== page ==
Ann Arbor's New Year's resolution? Hopefully increased public safety
If 2011 was the year of pedestrians and public art in Ann Arbor, perhaps 2012 will be the year of public safety.
We hope so, anyway.
It has been a tradition of AnnArbor.com to use the first Sunday of each new year to look ahead, and suggest what we’d like to see transpire in the next 12 months.
For 2012, the public has made its priorities clear. Residents of Ann Arbor are deeply concerned about the cuts to police and fire services that have been imposed in the last two budget cycles, and they want City Council to focus on restoring and improving services in those areas.
Fortunately, when it comes to police services, the city finds itself in better position going into the coming fiscal year. While it had originally projected more cuts in fiscal 2012-2013, it’s now talking about the possibility of hiring additional officers instead. That’s due to the savings the city will realize by consolidating dispatch operations with Washtenaw County, and by reaching a new contract with police officers that brings benefit costs under control. In 2012, we look forward to seeing the city take full advantage of these savings to begin increasing the level of police protection.
Doing the same for the Fire Department will be more of a challenge, but the city needs to make progress there, too. For one thing, the city still has not been able to obtain the kinds of contract concessions from firefighters that the police agreed to. In the coming year, we hope the arbitration process results in a fair contract, but one that provides the kinds of savings in benefit costs that the city must achieve.
Beyond that, in 2012 we also want to see the City Council and administration gain a better understanding of how past cuts in the Fire Department have affected service to city residents, and take strong steps to shore up any shortcomings. Last summer, City Council founds itself in the position of having to approve staffing cuts in the Fire Department without fully understanding the impact on service. Now that the city has received a long overdue consulting report on that issues, it’s essential to sort out the findings -- which suggest, among other things, that response times to fire calls are too slow -- and map out a plan for using fire personnel and equipment in the most efficient way possible. (We look forward to addressing this issue in a full editorial in the near future.)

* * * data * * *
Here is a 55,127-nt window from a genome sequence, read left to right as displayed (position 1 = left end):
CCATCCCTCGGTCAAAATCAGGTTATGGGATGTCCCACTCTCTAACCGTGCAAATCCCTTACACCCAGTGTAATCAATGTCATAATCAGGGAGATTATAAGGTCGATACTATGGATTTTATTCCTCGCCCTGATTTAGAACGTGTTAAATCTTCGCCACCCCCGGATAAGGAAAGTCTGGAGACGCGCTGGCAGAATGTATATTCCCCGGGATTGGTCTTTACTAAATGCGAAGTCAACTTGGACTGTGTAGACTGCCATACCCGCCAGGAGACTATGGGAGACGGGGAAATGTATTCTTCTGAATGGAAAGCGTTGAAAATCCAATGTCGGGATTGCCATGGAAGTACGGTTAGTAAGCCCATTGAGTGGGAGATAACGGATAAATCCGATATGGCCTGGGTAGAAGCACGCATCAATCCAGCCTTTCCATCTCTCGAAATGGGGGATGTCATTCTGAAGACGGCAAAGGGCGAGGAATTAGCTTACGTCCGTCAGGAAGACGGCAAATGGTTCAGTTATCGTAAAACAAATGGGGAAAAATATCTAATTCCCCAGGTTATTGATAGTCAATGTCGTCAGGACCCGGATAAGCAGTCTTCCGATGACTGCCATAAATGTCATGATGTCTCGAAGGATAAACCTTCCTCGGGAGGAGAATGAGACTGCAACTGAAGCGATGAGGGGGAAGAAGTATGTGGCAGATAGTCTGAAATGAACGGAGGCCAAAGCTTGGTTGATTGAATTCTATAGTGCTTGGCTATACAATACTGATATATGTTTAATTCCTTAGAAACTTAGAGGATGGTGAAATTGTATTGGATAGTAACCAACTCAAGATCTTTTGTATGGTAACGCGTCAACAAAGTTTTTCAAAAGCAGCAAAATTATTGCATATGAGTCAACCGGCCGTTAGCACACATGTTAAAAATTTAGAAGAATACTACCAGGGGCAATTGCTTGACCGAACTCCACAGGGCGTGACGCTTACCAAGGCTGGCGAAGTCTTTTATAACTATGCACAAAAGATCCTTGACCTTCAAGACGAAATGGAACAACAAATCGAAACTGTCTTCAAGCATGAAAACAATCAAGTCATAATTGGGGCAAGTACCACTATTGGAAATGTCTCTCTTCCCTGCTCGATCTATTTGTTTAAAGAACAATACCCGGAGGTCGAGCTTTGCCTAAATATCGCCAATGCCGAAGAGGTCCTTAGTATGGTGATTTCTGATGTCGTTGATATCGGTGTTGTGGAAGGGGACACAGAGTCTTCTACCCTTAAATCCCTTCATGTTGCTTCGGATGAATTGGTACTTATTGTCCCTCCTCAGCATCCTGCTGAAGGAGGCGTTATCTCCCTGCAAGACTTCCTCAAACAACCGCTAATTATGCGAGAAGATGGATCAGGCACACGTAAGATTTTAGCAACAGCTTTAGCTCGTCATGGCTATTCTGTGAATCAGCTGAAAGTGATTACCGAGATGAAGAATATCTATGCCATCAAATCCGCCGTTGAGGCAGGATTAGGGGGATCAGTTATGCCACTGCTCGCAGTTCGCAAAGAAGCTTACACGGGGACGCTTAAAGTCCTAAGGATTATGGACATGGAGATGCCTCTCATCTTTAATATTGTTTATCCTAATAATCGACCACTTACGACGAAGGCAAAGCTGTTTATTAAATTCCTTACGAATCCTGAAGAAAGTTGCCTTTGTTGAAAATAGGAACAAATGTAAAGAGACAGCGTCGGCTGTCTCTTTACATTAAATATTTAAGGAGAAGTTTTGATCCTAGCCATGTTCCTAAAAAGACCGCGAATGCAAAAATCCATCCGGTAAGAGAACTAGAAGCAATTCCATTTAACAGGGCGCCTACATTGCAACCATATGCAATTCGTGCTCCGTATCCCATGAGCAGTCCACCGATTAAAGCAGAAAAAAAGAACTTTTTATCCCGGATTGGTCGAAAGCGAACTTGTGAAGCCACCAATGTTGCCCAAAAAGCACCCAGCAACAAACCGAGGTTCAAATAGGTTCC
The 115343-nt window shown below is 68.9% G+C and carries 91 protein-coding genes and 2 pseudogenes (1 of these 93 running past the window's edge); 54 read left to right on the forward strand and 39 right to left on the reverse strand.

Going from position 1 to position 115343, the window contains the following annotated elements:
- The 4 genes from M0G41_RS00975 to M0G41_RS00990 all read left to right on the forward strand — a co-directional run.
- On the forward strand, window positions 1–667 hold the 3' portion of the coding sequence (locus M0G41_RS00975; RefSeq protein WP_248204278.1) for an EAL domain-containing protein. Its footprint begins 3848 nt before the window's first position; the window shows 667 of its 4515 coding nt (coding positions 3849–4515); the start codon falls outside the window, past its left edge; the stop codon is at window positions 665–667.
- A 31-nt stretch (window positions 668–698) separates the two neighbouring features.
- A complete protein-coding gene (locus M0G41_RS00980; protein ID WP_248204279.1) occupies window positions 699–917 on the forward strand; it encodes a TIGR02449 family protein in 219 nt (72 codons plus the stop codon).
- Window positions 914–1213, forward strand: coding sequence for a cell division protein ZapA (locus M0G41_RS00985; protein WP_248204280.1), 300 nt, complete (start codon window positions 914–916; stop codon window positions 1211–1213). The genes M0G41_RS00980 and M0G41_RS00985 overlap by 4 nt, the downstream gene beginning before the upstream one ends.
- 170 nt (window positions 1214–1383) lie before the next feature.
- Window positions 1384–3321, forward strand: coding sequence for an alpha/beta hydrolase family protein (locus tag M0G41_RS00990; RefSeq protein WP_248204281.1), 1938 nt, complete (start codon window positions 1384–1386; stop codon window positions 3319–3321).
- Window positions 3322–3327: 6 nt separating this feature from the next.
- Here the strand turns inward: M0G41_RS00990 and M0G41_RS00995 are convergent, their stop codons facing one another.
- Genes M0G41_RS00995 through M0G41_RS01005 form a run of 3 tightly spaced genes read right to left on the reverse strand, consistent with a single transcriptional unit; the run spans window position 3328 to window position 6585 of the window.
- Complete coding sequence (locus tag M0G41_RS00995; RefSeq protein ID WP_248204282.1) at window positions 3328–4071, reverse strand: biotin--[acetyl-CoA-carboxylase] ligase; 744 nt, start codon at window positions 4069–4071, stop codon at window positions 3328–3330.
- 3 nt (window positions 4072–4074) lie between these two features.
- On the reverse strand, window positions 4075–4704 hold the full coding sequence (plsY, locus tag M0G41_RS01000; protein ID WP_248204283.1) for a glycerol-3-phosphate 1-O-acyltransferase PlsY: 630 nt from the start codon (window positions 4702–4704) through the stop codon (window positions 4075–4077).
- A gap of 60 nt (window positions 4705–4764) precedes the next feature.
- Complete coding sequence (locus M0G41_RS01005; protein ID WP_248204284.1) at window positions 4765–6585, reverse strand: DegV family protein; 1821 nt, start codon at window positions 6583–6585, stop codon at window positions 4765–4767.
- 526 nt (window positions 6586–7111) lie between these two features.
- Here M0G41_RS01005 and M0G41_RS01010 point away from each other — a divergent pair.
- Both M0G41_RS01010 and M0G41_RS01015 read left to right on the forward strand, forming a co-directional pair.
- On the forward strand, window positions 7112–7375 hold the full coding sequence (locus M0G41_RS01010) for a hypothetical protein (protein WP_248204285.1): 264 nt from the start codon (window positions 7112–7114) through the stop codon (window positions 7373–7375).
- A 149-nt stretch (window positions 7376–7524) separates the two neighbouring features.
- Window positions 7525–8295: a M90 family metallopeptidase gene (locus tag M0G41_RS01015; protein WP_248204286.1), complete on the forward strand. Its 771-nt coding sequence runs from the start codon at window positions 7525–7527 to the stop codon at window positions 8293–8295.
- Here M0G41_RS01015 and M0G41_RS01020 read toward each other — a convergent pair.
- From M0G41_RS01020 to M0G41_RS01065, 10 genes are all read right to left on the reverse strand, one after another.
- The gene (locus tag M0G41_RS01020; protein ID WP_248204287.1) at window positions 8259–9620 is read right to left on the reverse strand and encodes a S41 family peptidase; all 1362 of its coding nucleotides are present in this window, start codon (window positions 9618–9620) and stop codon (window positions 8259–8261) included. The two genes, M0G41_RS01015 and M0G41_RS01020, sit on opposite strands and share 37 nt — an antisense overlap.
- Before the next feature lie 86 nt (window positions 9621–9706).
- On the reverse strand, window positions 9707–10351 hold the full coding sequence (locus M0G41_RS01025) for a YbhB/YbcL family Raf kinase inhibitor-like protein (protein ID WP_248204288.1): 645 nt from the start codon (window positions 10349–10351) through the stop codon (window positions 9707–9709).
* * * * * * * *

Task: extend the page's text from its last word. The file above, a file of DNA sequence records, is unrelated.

Meanwhile, here are a few other things we’d like to see at the local and state level in 2012:
-- A good traffic control plan next fall when Ann Arbor faces its first University of Michigan home football game with Stadium Boulevard closed for reconstruction of the bridges there. Even on a normal day, the detours around the bridge work are a challenge for local motorists. The first time 100,000-plus people descend on Michigan Stadium, many from out of town, there’s a high potential for snarled traffic -- and snarling motorists. We hope the city’s ready for the challenge. With a bottleneck there, we can at least look forward to the opening of South Fifth Avenue in downtown Ann Arbor this year as work wraps up on the new underground parking ramp. And we dream of a day when it’s possible to get around town without multiple road closings due to construction, but that feels like too much to hope for.
-- Speaking of bridges, it’s time for the Legislature to give up its inexplicable opposition to the proposed new bridge between Detroit and Canada and approve this project in 2012. Between the construction jobs this project would create and the long-time economic benefit it would offer to Michigan, we cannot fathom why lawmakers won’t approve this project -- other than they’ve been unduly influenced by the campaign contributions that have been made over time by the owner of the Ambassador Bridge, who wants to build his own new bridge next to the existing span. The case for the new international bridge has been made, and is supported by a wide range of business and labor groups. Lawmakers should approve this project in 2012.
-- If there’s one other issue we’d challenge the Legislature to tackle in 2012, it would be prison reform. Michigan spends more on prisons than on higher education, and has one of the nation’s highest rates of incarceration. We spend something in the range of $4.4 million a day to maintain a prison population of well more than 40,000. Now that some other areas of the state budget have been addressed, corrections spending stands out particularly ripe for scrutiny. We’re convinced there are substantial savings to be realized without compromising public safety. This is a can that it’s time for the Legislature to stop kicking down the road. Let’s make 2012 the year of meaningful prison reform in Michigan.
(This article was published in today's newspaper and reflects the opinion of the Editorial Board at AnnArbor.com.)